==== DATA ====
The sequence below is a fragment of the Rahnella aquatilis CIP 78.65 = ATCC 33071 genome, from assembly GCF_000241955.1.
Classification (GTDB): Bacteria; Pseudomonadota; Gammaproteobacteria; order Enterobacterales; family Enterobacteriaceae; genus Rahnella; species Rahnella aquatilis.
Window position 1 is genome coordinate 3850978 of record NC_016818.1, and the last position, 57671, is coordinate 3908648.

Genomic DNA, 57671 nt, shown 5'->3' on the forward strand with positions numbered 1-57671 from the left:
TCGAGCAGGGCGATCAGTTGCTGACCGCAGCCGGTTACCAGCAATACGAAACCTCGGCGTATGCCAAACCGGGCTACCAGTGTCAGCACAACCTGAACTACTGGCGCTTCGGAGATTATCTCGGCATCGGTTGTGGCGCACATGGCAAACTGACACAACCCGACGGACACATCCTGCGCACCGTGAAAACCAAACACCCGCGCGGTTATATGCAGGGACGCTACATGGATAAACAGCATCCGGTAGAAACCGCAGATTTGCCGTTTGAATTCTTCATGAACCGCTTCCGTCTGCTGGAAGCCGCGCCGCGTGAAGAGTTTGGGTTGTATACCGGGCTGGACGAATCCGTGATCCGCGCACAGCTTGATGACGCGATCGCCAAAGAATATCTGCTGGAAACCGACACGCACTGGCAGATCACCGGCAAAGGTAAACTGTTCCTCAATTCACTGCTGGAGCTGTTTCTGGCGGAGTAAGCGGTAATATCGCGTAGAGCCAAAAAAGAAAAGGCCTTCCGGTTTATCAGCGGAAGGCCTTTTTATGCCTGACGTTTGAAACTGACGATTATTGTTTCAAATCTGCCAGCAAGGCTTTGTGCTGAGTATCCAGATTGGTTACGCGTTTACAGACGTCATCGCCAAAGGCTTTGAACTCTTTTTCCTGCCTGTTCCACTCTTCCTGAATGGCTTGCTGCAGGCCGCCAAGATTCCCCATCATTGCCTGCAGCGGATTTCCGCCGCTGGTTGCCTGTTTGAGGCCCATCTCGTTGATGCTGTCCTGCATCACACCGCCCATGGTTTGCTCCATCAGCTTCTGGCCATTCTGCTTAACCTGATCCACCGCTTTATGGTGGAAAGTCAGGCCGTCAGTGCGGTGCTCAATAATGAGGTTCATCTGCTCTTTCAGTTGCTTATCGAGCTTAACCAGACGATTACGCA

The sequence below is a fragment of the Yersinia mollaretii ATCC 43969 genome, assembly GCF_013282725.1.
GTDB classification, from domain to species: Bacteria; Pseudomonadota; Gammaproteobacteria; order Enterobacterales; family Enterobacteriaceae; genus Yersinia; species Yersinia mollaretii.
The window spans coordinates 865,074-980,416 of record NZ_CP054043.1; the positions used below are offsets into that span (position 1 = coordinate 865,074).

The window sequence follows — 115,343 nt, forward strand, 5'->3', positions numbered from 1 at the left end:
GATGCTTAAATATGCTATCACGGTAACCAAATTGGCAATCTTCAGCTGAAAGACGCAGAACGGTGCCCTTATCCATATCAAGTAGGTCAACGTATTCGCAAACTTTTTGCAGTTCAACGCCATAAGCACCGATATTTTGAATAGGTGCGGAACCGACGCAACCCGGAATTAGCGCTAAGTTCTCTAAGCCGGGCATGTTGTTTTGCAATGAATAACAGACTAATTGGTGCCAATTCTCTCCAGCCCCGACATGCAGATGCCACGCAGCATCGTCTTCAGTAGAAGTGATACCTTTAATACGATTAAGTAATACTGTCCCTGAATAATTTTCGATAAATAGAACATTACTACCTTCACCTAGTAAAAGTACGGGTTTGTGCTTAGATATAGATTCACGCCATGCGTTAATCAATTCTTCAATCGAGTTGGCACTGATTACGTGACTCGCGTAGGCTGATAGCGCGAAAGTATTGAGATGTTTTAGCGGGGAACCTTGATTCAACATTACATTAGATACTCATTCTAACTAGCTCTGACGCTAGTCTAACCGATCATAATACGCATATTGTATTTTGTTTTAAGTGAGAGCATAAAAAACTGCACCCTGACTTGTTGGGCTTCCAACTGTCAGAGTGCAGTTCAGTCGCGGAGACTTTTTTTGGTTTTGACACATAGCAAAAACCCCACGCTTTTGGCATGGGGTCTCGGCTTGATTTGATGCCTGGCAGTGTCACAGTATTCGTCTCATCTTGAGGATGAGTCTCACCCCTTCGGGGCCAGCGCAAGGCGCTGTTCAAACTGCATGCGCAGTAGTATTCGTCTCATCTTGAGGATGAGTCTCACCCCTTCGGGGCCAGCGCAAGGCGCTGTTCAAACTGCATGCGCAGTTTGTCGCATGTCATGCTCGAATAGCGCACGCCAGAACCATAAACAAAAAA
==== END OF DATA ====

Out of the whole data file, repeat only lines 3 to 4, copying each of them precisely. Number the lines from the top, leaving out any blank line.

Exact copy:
Window position 1 is genome coordinate 3850978 of record NC_016818.1, and the last position, 57671, is coordinate 3908648.

Genomic DNA, 57671 nt, shown 5'->3' on the forward strand with positions numbered 1-57671 from the left: